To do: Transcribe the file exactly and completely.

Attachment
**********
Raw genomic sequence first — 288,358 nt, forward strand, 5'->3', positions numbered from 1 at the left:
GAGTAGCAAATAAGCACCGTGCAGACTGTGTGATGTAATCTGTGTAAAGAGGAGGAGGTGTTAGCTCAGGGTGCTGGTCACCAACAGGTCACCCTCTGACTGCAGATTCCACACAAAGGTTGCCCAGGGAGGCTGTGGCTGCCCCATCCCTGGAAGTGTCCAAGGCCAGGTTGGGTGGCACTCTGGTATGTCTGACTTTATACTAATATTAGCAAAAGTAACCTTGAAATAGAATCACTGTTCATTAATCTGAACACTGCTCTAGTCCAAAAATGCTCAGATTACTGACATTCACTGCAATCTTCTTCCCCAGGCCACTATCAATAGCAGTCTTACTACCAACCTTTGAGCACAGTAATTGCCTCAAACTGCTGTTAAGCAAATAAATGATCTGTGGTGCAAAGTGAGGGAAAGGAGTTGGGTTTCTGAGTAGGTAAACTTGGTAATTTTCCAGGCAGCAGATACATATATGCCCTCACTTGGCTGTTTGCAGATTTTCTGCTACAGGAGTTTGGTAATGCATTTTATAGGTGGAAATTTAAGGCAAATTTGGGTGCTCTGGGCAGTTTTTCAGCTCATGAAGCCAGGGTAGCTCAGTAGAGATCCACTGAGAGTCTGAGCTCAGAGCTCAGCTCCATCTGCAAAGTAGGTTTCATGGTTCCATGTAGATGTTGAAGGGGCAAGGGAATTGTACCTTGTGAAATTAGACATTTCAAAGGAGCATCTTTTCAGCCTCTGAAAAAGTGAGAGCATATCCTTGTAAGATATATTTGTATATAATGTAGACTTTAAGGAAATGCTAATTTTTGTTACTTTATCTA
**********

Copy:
Raw genomic sequence first — 288,358 nt, forward strand, 5'->3', positions numbered from 1 at the left:
GAGTAGCAAATAAGCACCGTGCAGACTGTGTGATGTAATCTGTGTAAAGAGGAGGAGGTGTTAGCTCAGGGTGCTGGTCACCAACAGGTCACCCTCTGACTGCAGATTCCACACAAAGGTTGCCCAGGGAGGCTGTGGCTGCCCCATCCCTGGAAGTGTCCAAGGCCAGGTTGGGTGGCACTCTGGTATGTCTGACTTTATACTAATATTAGCAAAAGTAACCTTGAAATAGAATCACTGTTCATTAATCTGAACACTGCTCTAGTCCAAAAATGCTCAGATTACTGACATTCACTGCAATCTTCTTCCCCAGGCCACTATCAATAGCAGTCTTACTACCAACCTTTGAGCACAGTAATTGCCTCAAACTGCTGTTAAGCAAATAAATGATCTGTGGTGCAAAGTGAGGGAAAGGAGTTGGGTTTCTGAGTAGGTAAACTTGGTAATTTTCCAGGCAGCAGATACATATATGCCCTCACTTGGCTGTTTGCAGATTTTCTGCTACAGGAGTTTGGTAATGCATTTTATAGGTGGAAATTTAAGGCAAATTTGGGTGCTCTGGGCAGTTTTTCAGCTCATGAAGCCAGGGTAGCTCAGTAGAGATCCACTGAGAGTCTGAGCTCAGAGCTCAGCTCCATCTGCAAAGTAGGTTTCATGGTTCCATGTAGATGTTGAAGGGGCAAGGGAATTGTACCTTGTGAAATTAGACATTTCAAAGGAGCATCTTTTCAGCCTCTGAAAAAGTGAGAGCATATCCTTGTAAGATATATTTGTATATAATGTAGACTTTAAGGAAATGCTAATTTTTGTTACTTTATCTA